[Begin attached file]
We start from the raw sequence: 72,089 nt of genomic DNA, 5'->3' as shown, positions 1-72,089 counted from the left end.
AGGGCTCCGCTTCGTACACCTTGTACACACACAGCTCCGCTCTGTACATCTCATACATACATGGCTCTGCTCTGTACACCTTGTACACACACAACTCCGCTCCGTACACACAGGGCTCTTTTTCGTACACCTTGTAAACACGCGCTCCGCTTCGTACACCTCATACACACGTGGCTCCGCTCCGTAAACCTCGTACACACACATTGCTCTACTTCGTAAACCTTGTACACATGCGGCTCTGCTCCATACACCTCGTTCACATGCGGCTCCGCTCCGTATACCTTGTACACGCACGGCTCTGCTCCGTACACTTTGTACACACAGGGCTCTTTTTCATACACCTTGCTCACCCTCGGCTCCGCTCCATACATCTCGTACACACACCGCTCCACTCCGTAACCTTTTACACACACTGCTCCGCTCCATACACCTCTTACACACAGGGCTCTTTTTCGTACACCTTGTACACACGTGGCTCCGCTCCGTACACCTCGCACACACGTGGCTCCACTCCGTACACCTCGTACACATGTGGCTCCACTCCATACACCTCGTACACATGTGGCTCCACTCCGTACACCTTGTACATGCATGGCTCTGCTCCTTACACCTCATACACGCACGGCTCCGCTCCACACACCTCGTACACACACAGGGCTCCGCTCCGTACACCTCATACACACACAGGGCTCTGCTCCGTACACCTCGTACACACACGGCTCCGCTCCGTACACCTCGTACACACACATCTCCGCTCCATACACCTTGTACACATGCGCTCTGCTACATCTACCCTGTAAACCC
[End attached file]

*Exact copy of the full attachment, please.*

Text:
We start from the raw sequence: 72,089 nt of genomic DNA, 5'->3' as shown, positions 1-72,089 counted from the left end.
AGGGCTCCGCTTCGTACACCTTGTACACACACAGCTCCGCTCTGTACATCTCATACATACATGGCTCTGCTCTGTACACCTTGTACACACACAACTCCGCTCCGTACACACAGGGCTCTTTTTCGTACACCTTGTAAACACGCGCTCCGCTTCGTACACCTCATACACACGTGGCTCCGCTCCGTAAACCTCGTACACACACATTGCTCTACTTCGTAAACCTTGTACACATGCGGCTCTGCTCCATACACCTCGTTCACATGCGGCTCCGCTCCGTATACCTTGTACACGCACGGCTCTGCTCCGTACACTTTGTACACACAGGGCTCTTTTTCATACACCTTGCTCACCCTCGGCTCCGCTCCATACATCTCGTACACACACCGCTCCACTCCGTAACCTTTTACACACACTGCTCCGCTCCATACACCTCTTACACACAGGGCTCTTTTTCGTACACCTTGTACACACGTGGCTCCGCTCCGTACACCTCGCACACACGTGGCTCCACTCCGTACACCTCGTACACATGTGGCTCCACTCCATACACCTCGTACACATGTGGCTCCACTCCGTACACCTTGTACATGCATGGCTCTGCTCCTTACACCTCATACACGCACGGCTCCGCTCCACACACCTCGTACACACACAGGGCTCCGCTCCGTACACCTCATACACACACAGGGCTCTGCTCCGTACACCTCGTACACACACGGCTCCGCTCCGTACACCTCGTACACACACATCTCCGCTCCATACACCTTGTACACATGCGCTCTGCTACATCTACCCTGTAAACCC